I love stories about wine; they deepen the pleasures of opening a bottle and help me appreciate the wine almost as much as the taste and feel of it. One of my

favorite wine stories of the last year involved a small Sonoma winemaker called Benovia, which is owned by a husband and wife team, Joe Anderson and Mary Dewane, as well as winemaker Mike Sullivan. Benovia makes sophisticated yet accessible pinot noir and chardonnay, and smaller amounts of sparkling wine, zinfandel and grenache.

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But the Benovia wine I particularly appreciated in 2019 was a special pinot blend, called Liberation (pictured right), that Benovia made to commemorate the 75th anniversary of D-Day. Liberation was largely driven by the passion of Anderson, a former healthcare executive whose father and two uncles fought in World War II. Benovia is donating some of the proceeds of the sale of Liberation, which costs $160 for a magnum, to the D-Day Squadron, an organization devoted to preserving the memory of D-Day and the men who fought in that operation.

That’s a great story in and of itself, but there’s more to it. Anderson is also a pilot, and in 2008 he bought and began the process of restoring a 1942 Douglas DC-3. The two-prop plane, originally known as a C-53 Skytrooper, was designed to carry paratroopers, but in World War II it was also pressed into service as a gunship and used to tow gliders. Earlier this year, Anderson and his full-time pilot, Jeff Coffman, flew the 13-seat plane, which Anderson named the Spirit of Benovia, from Arizona to the East Coast before heading to France to participate in D-Day commemorations. At several stops, Anderson invited World War II veterans, men in their 90s, to come on board the plane. “They would look around and be transformed right back to their 20s,” Anderson told me, an experience that sounded almost as emotional for him as it was for them.

 

Joe Anderson

I had a chance to fly on the Spirit of Benovia when Anderson and Coffman stopped at Westchester County Airport, not far from where I live. Joined by Dewane, who had flown commercially to the East Coast, they hosted me and several other journalists in a small conference room at the Million Air terminal. Anderson and Dewane are genuinely kind, humble people, grateful for the good fortune they’ve had in life and deeply engaged in philanthropy. And Anderson’s excitement at the upcoming journey to Normandy was palpable.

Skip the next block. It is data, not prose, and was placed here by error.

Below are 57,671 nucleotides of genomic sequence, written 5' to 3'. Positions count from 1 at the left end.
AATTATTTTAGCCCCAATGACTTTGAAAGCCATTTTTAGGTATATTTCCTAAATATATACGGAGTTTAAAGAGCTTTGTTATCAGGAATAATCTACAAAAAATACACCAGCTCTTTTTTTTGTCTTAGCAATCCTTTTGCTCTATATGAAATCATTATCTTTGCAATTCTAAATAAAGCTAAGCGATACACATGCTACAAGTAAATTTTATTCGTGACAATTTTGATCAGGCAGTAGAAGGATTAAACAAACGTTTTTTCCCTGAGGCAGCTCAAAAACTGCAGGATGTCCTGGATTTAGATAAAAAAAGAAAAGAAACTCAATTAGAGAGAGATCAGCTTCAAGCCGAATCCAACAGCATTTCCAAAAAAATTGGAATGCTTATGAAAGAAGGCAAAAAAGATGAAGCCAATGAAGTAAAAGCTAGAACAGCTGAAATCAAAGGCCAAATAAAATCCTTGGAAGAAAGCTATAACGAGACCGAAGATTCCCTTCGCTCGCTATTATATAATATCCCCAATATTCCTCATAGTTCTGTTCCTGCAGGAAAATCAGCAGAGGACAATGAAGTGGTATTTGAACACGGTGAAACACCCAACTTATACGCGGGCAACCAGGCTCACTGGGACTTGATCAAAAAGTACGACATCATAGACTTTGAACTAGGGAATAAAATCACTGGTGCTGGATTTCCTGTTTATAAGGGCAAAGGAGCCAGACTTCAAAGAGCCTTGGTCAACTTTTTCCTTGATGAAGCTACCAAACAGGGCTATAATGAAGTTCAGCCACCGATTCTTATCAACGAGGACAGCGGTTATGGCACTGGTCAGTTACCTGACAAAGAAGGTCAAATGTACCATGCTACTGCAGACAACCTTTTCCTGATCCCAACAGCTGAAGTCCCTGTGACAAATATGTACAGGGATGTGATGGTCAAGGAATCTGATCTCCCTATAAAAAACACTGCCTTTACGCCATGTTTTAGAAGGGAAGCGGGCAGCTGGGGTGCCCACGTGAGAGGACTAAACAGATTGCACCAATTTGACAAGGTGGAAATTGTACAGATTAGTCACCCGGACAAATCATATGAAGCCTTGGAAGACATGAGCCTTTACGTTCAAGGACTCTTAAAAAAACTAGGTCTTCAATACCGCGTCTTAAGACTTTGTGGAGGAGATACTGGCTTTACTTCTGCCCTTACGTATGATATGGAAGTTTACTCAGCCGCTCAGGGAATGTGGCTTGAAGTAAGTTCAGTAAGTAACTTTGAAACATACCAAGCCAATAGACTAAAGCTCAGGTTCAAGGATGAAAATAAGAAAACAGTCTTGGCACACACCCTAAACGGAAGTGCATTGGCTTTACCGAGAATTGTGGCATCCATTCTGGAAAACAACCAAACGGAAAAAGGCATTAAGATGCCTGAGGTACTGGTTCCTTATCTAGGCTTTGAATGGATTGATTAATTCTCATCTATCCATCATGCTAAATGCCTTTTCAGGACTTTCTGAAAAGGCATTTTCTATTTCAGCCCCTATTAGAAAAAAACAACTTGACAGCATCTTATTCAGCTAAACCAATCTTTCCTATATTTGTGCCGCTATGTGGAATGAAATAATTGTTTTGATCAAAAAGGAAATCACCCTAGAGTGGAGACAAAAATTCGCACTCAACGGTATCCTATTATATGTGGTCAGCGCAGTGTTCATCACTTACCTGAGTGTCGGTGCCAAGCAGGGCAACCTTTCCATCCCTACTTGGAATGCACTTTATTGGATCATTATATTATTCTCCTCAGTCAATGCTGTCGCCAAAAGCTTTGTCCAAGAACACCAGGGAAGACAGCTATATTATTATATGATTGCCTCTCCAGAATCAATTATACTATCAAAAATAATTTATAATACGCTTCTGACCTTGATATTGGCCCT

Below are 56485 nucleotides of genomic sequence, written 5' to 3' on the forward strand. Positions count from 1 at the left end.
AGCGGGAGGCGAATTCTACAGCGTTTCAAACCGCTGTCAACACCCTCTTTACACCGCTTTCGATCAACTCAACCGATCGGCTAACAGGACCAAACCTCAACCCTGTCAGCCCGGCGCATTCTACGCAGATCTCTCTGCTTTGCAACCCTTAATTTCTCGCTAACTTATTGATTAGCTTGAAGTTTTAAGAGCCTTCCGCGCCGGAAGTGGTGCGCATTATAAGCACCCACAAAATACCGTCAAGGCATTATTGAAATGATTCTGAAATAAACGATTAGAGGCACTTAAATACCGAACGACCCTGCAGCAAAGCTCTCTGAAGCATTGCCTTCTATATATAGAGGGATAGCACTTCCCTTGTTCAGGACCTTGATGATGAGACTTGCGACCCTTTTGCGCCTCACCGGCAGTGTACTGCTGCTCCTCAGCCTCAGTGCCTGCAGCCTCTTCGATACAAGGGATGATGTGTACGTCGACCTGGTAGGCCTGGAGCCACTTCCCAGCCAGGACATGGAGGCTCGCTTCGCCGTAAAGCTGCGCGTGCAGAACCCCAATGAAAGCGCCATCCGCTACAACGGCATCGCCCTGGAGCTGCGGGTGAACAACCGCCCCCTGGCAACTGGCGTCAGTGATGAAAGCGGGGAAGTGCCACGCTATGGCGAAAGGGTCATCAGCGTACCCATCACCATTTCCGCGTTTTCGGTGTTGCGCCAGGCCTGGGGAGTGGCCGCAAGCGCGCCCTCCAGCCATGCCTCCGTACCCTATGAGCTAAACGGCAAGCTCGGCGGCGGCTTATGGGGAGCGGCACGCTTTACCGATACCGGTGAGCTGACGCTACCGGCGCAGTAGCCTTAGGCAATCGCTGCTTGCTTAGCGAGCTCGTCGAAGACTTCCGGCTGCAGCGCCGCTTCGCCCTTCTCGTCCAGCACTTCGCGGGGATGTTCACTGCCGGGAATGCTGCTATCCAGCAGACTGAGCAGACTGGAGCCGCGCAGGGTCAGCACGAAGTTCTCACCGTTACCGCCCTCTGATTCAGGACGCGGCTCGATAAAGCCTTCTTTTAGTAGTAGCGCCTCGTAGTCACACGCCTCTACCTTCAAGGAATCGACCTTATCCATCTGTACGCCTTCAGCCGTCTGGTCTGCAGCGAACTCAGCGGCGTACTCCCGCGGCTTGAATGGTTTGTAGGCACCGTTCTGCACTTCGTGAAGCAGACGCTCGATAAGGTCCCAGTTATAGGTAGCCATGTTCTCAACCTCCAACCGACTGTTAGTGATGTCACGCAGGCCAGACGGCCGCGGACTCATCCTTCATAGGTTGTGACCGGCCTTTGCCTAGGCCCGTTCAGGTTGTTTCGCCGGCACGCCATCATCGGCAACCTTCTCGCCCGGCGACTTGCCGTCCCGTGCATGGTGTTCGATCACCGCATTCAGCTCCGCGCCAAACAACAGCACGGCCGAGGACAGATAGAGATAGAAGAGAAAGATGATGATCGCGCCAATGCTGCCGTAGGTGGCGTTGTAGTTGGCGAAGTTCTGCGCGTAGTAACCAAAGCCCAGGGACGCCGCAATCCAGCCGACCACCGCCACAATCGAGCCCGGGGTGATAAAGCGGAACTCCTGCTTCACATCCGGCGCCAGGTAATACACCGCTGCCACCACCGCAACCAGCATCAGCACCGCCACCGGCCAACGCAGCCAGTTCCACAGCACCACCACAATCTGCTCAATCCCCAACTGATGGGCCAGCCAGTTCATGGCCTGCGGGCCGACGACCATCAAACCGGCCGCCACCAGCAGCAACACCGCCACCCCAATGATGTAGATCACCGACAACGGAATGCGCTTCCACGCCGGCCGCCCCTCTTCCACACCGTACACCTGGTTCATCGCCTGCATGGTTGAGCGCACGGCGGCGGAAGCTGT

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After a background briefing, we boarded the Spirit of Benovia, rumbled down the runway and took off, heading west toward the Hudson. When we reached the river, we turned south, enjoying a stunningly close view of Manhattan’s West Side before Coffman and Anderson looped around the Statue of Liberty, flew over lower Manhattan and took us back to White Plains. The flight lasted about 40 minutes. (The Spirit of Benovia flies at a maximum speed of 172 miles an hour, Anderson says, “when there’s no wind.”) Spirit of Benovia is a beautiful plane, clearly a labor of love for Anderson, but it’s also 77 years old. Piloting it looks like a lot of work and near-constant attention and, frankly I wouldn’t be first in line to fly across the Atlantic in it. “The worst problem,” Anderson told me, “would be losing an engine halfway.”

After leaving New York, Anderson and Coffman flew up to Labrador, then across the Atlantic to Iceland, then on to Ireland and Duxford, England, a staging point for some of the D-Day commemorations. “When we landed, there were 50,000 people there to greet us,” Anderson said. Another 14 World War II-era DC-3s had made the journey from the United States, and they would meet up with eight more planes, from countries including Russia, Sweden, Scandinavia and France, to participate in an anniversary flight over the beaches of Normandy. “The French did their show first,” Anderson recalls, “then the Americans, then here come these 20-plus DC-3s in formation…coming right up the beach. It was very, very emotional.”

 

Spirit of Benovia

Before The Spirit of Benovia returned to the U.S., Anderson and Kaufman took it around Europe, with stops in Italy and Germany. Everywhere they landed, they met with active military personnel and veterans. “The thing for these guys was the importance of the [NATO] alliance,” Anderson says. “France and England and Germany, Italy. That’s the key to maintaining world peace. Everybody understands that.”

Liberation is an excellent pinot noir, with hints of strawberry, raspberry and cherry, as well as some spice notes, all beautifully balanced. It’s made with heirloom and Dijon clones of pinot noir from an estate property near Freestone, Calif., just a few miles from the Pacific. But Liberation really comes from respect and memory and love, which is an excellent thing to know while drinking it.

For more information, visit benoviawinery.com.